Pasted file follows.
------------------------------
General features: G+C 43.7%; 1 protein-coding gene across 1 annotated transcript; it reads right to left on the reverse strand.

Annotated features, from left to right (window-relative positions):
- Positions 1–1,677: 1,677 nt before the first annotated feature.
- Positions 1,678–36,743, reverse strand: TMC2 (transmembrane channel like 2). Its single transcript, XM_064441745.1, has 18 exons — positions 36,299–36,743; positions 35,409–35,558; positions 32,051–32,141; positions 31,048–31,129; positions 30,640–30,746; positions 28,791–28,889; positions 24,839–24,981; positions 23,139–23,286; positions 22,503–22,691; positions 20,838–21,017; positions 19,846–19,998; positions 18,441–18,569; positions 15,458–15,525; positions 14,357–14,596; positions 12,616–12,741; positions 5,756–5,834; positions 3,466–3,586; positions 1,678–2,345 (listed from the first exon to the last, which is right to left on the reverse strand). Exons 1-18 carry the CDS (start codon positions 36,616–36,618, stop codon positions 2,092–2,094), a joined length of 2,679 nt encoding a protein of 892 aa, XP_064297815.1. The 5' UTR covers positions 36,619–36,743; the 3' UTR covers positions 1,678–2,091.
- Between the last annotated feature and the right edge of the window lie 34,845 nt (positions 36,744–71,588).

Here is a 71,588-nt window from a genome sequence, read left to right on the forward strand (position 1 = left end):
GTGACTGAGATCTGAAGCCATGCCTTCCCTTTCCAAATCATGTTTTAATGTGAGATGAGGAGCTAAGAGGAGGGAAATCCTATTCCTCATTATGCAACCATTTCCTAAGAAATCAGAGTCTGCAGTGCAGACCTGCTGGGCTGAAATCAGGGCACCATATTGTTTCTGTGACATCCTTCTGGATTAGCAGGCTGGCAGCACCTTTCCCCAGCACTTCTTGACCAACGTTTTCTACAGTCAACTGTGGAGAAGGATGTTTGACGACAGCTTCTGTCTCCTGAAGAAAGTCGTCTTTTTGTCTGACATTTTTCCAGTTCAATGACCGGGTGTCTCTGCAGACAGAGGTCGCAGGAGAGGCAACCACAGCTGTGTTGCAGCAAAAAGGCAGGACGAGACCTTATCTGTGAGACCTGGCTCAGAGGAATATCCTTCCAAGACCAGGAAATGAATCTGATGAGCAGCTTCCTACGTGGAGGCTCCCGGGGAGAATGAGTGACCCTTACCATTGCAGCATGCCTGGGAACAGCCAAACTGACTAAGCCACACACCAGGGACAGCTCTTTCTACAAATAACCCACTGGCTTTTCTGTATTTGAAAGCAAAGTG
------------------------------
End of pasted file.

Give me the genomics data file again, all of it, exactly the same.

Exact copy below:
General features: G+C 43.7%; 1 protein-coding gene across 1 annotated transcript; it reads right to left on the reverse strand.

Annotated features, from left to right (window-relative positions):
- Positions 1–1,677: 1,677 nt before the first annotated feature.
- Positions 1,678–36,743, reverse strand: TMC2 (transmembrane channel like 2). Its single transcript, XM_064441745.1, has 18 exons — positions 36,299–36,743; positions 35,409–35,558; positions 32,051–32,141; positions 31,048–31,129; positions 30,640–30,746; positions 28,791–28,889; positions 24,839–24,981; positions 23,139–23,286; positions 22,503–22,691; positions 20,838–21,017; positions 19,846–19,998; positions 18,441–18,569; positions 15,458–15,525; positions 14,357–14,596; positions 12,616–12,741; positions 5,756–5,834; positions 3,466–3,586; positions 1,678–2,345 (listed from the first exon to the last, which is right to left on the reverse strand). Exons 1-18 carry the CDS (start codon positions 36,616–36,618, stop codon positions 2,092–2,094), a joined length of 2,679 nt encoding a protein of 892 aa, XP_064297815.1. The 5' UTR covers positions 36,619–36,743; the 3' UTR covers positions 1,678–2,091.
- Between the last annotated feature and the right edge of the window lie 34,845 nt (positions 36,744–71,588).

Here is a 71,588-nt window from a genome sequence, read left to right on the forward strand (position 1 = left end):
GTGACTGAGATCTGAAGCCATGCCTTCCCTTTCCAAATCATGTTTTAATGTGAGATGAGGAGCTAAGAGGAGGGAAATCCTATTCCTCATTATGCAACCATTTCCTAAGAAATCAGAGTCTGCAGTGCAGACCTGCTGGGCTGAAATCAGGGCACCATATTGTTTCTGTGACATCCTTCTGGATTAGCAGGCTGGCAGCACCTTTCCCCAGCACTTCTTGACCAACGTTTTCTACAGTCAACTGTGGAGAAGGATGTTTGACGACAGCTTCTGTCTCCTGAAGAAAGTCGTCTTTTTGTCTGACATTTTTCCAGTTCAATGACCGGGTGTCTCTGCAGACAGAGGTCGCAGGAGAGGCAACCACAGCTGTGTTGCAGCAAAAAGGCAGGACGAGACCTTATCTGTGAGACCTGGCTCAGAGGAATATCCTTCCAAGACCAGGAAATGAATCTGATGAGCAGCTTCCTACGTGGAGGCTCCCGGGGAGAATGAGTGACCCTTACCATTGCAGCATGCCTGGGAACAGCCAAACTGACTAAGCCACACACCAGGGACAGCTCTTTCTACAAATAACCCACTGGCTTTTCTGTATTTGAAAGCAAAGTG